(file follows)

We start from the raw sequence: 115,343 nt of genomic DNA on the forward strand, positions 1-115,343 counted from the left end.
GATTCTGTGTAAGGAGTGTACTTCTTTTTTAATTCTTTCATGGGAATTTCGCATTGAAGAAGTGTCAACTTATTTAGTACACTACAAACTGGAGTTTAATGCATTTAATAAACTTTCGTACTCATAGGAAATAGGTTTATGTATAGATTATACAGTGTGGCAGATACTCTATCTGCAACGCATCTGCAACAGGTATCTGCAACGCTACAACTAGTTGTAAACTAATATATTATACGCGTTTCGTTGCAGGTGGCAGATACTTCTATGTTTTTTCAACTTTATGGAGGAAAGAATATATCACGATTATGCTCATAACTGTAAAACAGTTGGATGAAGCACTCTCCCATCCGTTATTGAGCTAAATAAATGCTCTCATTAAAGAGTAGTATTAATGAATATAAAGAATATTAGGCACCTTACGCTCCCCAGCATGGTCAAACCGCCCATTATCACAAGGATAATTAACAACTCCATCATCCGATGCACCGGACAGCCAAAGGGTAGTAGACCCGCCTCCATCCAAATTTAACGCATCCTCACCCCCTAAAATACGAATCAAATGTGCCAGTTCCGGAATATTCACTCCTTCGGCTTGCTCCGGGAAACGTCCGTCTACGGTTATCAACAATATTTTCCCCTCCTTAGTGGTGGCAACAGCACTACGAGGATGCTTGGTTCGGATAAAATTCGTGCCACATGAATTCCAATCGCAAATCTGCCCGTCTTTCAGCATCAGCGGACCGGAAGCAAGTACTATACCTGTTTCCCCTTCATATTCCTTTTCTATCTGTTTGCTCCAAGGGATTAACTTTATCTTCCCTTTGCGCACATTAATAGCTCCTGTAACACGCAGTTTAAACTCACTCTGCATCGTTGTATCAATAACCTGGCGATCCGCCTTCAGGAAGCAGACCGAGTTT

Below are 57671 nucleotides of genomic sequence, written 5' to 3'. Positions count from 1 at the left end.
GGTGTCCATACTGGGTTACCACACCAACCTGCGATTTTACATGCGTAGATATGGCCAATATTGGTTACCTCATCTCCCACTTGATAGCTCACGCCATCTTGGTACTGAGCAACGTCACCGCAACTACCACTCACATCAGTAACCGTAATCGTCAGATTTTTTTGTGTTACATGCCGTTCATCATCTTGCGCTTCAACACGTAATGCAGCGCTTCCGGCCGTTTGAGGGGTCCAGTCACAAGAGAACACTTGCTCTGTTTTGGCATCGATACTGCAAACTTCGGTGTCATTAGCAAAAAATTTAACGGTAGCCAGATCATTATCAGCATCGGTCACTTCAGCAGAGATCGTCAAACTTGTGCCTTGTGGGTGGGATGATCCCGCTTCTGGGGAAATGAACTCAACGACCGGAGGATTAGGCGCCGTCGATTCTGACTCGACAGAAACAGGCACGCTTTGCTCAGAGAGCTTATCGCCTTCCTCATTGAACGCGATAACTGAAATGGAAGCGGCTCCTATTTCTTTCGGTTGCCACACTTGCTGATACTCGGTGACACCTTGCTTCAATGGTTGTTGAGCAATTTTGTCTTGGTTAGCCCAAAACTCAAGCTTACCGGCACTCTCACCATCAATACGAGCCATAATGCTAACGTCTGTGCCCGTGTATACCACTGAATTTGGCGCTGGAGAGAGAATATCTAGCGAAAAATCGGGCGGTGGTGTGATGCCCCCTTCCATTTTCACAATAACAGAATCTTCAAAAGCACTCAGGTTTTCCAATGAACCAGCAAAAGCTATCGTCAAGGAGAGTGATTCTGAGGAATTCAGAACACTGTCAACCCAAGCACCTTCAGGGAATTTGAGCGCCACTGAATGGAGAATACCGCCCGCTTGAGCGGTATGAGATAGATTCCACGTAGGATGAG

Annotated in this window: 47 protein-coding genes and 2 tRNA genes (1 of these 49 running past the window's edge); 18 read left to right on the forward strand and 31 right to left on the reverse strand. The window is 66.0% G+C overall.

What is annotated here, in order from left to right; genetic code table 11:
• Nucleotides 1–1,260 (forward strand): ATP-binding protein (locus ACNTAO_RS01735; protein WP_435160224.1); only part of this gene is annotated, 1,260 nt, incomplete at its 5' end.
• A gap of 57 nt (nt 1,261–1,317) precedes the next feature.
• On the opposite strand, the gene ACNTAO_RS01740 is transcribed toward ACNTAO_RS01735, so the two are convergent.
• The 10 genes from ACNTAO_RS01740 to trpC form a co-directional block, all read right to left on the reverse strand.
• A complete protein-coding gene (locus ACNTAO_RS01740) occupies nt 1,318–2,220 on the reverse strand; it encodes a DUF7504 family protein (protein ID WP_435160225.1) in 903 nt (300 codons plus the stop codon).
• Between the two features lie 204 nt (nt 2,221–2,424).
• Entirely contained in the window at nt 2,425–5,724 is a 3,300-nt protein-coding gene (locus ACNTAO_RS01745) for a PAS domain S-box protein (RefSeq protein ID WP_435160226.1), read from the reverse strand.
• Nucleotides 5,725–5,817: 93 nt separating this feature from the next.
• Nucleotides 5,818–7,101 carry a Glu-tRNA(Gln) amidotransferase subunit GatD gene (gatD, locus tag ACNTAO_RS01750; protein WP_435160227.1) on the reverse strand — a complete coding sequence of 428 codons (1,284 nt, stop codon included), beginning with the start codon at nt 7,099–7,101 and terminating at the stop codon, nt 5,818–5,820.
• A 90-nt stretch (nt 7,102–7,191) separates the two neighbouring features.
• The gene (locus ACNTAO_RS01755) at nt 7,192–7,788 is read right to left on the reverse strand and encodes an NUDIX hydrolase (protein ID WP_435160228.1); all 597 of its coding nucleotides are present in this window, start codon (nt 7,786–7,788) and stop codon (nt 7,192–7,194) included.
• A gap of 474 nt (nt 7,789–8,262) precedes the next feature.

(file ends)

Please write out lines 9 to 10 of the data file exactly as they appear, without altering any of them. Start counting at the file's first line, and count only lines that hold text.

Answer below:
• On the opposite strand, the gene ACNTAO_RS01740 is transcribed toward ACNTAO_RS01735, so the two are convergent.
• The 10 genes from ACNTAO_RS01740 to trpC form a co-directional block, all read right to left on the reverse strand.